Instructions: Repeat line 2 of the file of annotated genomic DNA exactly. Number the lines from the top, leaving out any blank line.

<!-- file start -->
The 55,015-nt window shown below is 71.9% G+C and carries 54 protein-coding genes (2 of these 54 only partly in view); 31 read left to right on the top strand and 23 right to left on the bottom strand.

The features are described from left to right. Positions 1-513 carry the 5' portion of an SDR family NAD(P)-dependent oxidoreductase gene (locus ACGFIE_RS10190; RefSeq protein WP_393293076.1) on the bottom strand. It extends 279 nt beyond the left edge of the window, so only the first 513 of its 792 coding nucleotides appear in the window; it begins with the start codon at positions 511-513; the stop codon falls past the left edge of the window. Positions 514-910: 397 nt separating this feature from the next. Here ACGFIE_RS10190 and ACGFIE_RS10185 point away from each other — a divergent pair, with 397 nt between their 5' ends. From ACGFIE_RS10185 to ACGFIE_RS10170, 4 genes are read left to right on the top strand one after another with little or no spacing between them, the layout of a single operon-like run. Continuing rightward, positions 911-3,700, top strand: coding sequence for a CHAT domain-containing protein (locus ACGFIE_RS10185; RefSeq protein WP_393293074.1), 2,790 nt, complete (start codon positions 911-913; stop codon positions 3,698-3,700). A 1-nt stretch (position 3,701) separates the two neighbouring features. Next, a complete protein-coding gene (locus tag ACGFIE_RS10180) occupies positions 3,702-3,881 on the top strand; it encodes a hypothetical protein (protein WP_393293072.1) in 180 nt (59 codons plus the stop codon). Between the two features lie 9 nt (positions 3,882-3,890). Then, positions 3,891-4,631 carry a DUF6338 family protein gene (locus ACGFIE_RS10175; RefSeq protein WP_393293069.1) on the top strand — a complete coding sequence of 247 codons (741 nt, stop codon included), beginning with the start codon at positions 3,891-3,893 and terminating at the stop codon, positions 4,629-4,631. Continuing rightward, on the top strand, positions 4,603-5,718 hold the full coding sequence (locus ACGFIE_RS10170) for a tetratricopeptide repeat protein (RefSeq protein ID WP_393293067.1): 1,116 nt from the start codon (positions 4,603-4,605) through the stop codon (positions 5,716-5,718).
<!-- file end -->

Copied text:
The features are described from left to right. Positions 1-513 carry the 5' portion of an SDR family NAD(P)-dependent oxidoreductase gene (locus ACGFIE_RS10190; RefSeq protein WP_393293076.1) on the bottom strand. It extends 279 nt beyond the left edge of the window, so only the first 513 of its 792 coding nucleotides appear in the window; it begins with the start codon at positions 511-513; the stop codon falls past the left edge of the window. Positions 514-910: 397 nt separating this feature from the next. Here ACGFIE_RS10190 and ACGFIE_RS10185 point away from each other — a divergent pair, with 397 nt between their 5' ends. From ACGFIE_RS10185 to ACGFIE_RS10170, 4 genes are read left to right on the top strand one after another with little or no spacing between them, the layout of a single operon-like run. Continuing rightward, positions 911-3,700, top strand: coding sequence for a CHAT domain-containing protein (locus ACGFIE_RS10185; RefSeq protein WP_393293074.1), 2,790 nt, complete (start codon positions 911-913; stop codon positions 3,698-3,700). A 1-nt stretch (position 3,701) separates the two neighbouring features. Next, a complete protein-coding gene (locus tag ACGFIE_RS10180) occupies positions 3,702-3,881 on the top strand; it encodes a hypothetical protein (protein WP_393293072.1) in 180 nt (59 codons plus the stop codon). Between the two features lie 9 nt (positions 3,882-3,890). Then, positions 3,891-4,631 carry a DUF6338 family protein gene (locus ACGFIE_RS10175; RefSeq protein WP_393293069.1) on the top strand — a complete coding sequence of 247 codons (741 nt, stop codon included), beginning with the start codon at positions 3,891-3,893 and terminating at the stop codon, positions 4,629-4,631. Continuing rightward, on the top strand, positions 4,603-5,718 hold the full coding sequence (locus ACGFIE_RS10170) for a tetratricopeptide repeat protein (RefSeq protein ID WP_393293067.1): 1,116 nt from the start codon (positions 4,603-4,605) through the stop codon (positions 5,716-5,718).